Tom Nagle presents the argument that there has been a shift in how prices are set, from using pricing policies to the customers setting Prices, a trend that started in the eighties and which he refers to as negotiated pricing. He says that on the part of managers, who were only interested in profit margins however minimal, this was a wrong move.
To determine the price for the customer, it is imperative to understand how much value the product is to the customer. With this value in mind, one can set a price with confidence that the customer who also appreciates the value of the product, will be willing to pay for it. Naggle points out that a seller should not be cowed into negotiating large discounts that do not reflect the true value of the product because once this happens, a wise customer will keep pushing this advantage. The seller should state firmly that his/her pricing is fair and that it is worth paying for what he/she has to offer. Another suggestion Naggle offers to deal with customers is ‘unbundling’. This is stripping the product of features that customers supposedly dismiss as not being important, and then offering the same product at a lower price. However, Naggle notes, there should be different pricing systems for different quality goods and different price valuing systems for different customers depending on size of purchase, commitment and service requirements. Naggle’s last recommendation on dealing with pricing is being able to turn down a deal that asks for too large a discount or that simply does not reflect on the value of the product.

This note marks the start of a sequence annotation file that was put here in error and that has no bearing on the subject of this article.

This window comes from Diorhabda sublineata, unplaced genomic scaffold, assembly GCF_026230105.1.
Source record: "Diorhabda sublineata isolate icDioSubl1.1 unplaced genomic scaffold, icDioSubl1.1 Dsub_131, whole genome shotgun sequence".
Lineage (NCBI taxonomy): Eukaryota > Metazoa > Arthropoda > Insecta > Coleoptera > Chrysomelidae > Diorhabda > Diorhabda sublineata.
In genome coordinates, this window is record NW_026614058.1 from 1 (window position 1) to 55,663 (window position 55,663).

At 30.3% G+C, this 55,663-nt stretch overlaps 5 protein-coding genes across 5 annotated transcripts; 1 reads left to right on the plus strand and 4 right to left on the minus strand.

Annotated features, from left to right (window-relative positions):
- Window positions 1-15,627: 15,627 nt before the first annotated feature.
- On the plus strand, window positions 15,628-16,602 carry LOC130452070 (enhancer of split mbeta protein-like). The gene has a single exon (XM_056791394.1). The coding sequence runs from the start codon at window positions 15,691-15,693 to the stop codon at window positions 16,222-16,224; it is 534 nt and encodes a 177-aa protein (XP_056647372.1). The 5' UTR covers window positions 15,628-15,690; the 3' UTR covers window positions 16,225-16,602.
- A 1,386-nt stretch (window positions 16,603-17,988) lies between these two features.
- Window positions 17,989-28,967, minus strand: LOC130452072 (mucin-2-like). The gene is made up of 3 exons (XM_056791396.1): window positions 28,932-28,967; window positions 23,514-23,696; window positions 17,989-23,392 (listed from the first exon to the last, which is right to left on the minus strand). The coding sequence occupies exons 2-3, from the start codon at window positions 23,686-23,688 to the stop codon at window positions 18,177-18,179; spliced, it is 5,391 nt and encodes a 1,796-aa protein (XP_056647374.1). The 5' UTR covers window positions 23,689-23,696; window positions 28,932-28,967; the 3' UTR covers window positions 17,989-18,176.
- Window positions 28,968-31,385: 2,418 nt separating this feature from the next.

Naggle further recommends that sale persons should be motivated by being given incentives. Naggle outlines a couple mistakes that companies should avoid such as discounting the price increase by giving a smaller price increase to those who buy in bulk, discounting for buyers who purchase greater volumes, undermining the importance of value over volume, signing contracts which strongly favor one side and lastly determining price by looking at the performance of a product. Naggle concludes that the fundamental principal remains understanding the true value of the product offered, and then ensuring that the customers appreciate this value as well so that they know what they are paying for and do not hesitate to pay for it. Price negotiations results in loss of sense of value of the product, argues Naggle, and that it also undermines the importance of pricing.
There are companies that have successfully used the approach of understanding the value of their product and setting their prices accordingly. Sears is one of the companies that opted to go down this road with very profitable results. By raising their prices by just one per cent, there was a corresponding 100% increase in profits. Sears did this by streamlining their supply chains, cutting down on the number of warehouses, and moving them closer to manufacturers. There was also closer monitoring of the flow of goods.
Sears competition is other large store chains such as Wal-Mart. Since it has been shown that it is better to stick to pricing policies that reflect value, the best strategy that Sears could apply to ward off competition would be to ensure delivering quality products so that customers do not run to the next supplier with greater discounts, despite their seemingly higher prices.